Writing to ms excel

Marin Brkic mbrkic at invalid_mail.adress
Sun Aug 31 05:12:01 CEST 2008


On 31 Aug 2008 02:37:16 GMT, Steven D'Aprano
<steve at REMOVE-THIS-cybersource.com.au> wrote:
>
>Of course you can. You could simply tell them that you need the 
>programming interface to OpenOffice and that's the format you will be 
>supplying the data. If they want your data, they will use what you tell 
>them to use *if you give them no choice*.
>
>If they want your data, most people will just accept that OpenOffice is a 
>strange mysterious programming requirement, like all the other strange 
>mysterious things programmers and sys admins install on their PC. The 
>requirements are "a computer, Python and OpenOffice" instead of "a 
>computer and Python".
>
>If there are exceptions who know enough to insist that Excel can do 
>everything OpenOffice can do (more or less), and they don't want to use 
>OpenOffice, then don't argue. Just say that you're working on support for 
>Excel, but it will take a few weeks, but as a temporary measure they can 
>use OpenOffice until the code is ready. You will be *amazed* at how much 
>people will accept change if you tell them it's only temporary.
>
>You might even discover that by the time Excel support is ready, they 
>will prefer OpenOffice.
>
>
>
>> MS, as much as I hate to admit it, is the industry standard (or, at
>> least that's the one we're stuck with at the present time ;-)
>
>Only because we treat it as standard. You had no hesitation to write code 
>that relies on people having Excel installed, and yet you didn't want to 
>rely on an open source free software package that anyone with a fast 
>Internet connection or a CD drive can install in just a couple of 
>minutes. You don't even need to reboot the PC.

As much as a lot of the above is true, and I agree with some of it,
things are not more often than not that simple. It would be true if I
was, for example, working in a private owned company where we could
choose what we use, install our own stuff, have liberties and people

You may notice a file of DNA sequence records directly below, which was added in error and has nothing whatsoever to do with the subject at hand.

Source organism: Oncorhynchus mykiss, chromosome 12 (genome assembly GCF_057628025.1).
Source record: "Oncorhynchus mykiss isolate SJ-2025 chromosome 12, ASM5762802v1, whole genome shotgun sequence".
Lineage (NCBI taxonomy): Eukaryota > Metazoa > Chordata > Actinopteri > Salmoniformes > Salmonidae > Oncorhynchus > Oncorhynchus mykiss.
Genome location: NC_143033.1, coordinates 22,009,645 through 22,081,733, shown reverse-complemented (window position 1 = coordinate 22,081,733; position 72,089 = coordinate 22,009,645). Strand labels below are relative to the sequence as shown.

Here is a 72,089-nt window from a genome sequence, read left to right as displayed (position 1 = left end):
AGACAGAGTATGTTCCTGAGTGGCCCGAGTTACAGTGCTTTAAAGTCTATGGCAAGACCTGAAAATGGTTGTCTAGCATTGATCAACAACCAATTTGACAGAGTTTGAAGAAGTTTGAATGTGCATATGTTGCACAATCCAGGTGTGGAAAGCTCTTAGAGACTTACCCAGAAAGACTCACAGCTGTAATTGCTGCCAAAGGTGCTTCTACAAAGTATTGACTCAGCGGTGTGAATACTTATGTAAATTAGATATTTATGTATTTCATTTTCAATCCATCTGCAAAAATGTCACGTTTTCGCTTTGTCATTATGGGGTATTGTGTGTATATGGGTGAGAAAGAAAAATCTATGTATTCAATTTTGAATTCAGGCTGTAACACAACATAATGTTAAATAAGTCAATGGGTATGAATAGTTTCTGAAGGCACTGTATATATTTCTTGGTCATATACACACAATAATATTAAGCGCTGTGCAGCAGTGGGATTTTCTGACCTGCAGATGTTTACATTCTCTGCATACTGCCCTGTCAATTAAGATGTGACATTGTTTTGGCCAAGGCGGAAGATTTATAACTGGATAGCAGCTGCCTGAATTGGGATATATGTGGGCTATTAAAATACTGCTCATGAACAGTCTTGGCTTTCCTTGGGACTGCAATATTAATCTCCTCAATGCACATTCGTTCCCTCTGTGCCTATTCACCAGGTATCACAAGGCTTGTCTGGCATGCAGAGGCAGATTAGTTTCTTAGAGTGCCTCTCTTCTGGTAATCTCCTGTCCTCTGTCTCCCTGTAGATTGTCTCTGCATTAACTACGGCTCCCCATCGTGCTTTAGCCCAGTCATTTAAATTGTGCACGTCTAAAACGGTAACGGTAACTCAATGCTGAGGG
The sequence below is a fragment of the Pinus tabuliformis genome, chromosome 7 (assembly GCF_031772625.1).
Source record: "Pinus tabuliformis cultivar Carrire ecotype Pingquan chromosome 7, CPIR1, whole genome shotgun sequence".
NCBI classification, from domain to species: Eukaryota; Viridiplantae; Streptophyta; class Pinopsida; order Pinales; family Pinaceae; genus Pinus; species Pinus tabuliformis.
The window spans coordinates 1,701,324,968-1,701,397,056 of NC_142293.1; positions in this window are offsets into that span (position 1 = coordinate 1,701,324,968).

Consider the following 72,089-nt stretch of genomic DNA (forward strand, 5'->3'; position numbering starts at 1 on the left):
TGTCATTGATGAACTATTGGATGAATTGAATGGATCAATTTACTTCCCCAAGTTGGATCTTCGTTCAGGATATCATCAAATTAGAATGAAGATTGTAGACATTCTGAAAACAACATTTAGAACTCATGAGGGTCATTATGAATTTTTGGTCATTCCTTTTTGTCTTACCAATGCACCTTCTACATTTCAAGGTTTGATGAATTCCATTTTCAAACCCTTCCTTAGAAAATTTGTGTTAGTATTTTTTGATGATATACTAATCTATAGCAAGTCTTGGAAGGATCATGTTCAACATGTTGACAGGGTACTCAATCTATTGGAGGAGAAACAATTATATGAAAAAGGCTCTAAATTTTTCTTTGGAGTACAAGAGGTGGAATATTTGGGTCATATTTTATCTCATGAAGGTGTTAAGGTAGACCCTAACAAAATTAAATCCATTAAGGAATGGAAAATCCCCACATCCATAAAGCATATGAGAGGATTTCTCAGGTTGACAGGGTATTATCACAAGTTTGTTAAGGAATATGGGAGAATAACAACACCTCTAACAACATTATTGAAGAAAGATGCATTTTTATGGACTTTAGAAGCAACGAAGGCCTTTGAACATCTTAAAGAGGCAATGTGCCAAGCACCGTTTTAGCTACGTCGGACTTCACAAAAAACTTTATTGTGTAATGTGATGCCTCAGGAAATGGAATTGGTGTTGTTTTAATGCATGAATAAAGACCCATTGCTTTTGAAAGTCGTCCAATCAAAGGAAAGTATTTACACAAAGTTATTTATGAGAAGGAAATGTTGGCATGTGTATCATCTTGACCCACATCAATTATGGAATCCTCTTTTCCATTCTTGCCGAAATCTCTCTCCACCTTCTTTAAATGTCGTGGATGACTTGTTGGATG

generally interested in learning new software and ... that approach.

On the other hand, when you work in an institution that has people
with their own problems (technical, but not computer related) - on
which they want to spend their time, and not installing and adapting
to new software solutions; when you have system engineers who decide
what you use, and generally who maintain the computers we work on, and
when all licences are gotten and sponsored by someone else, ... then,
well, then it's a little different situation.
Rules exist - exceptions can be made, and are made if there is a need
for them, but switching to open office just for me, when everyone has
gotten used to this one, and ... well, let's just say that one's not
going to be on the exception list :-)

I remember an older coleague who said; "open, free and whatever
licence type ...  software is free, only up to some amount of $$/per
hour". After that you just want things to work, and if they don't
work, there are people who are paid $/per hour to make it work.
And generally, when you look at the industry sector, ms IS the
standard - not because we treat it, but because for now, it just is.
When OOffice is used by 60% of all people I deal with, then maybe it
will be the standard.
Sorry for a little rough-but-straight-to-the-point-explanation, but
it's usually the quickest way to deal with
free-vs-commercial-starting-to-arise-flame-war :) which usually
happens after a post like this. 

Best regards
Marin



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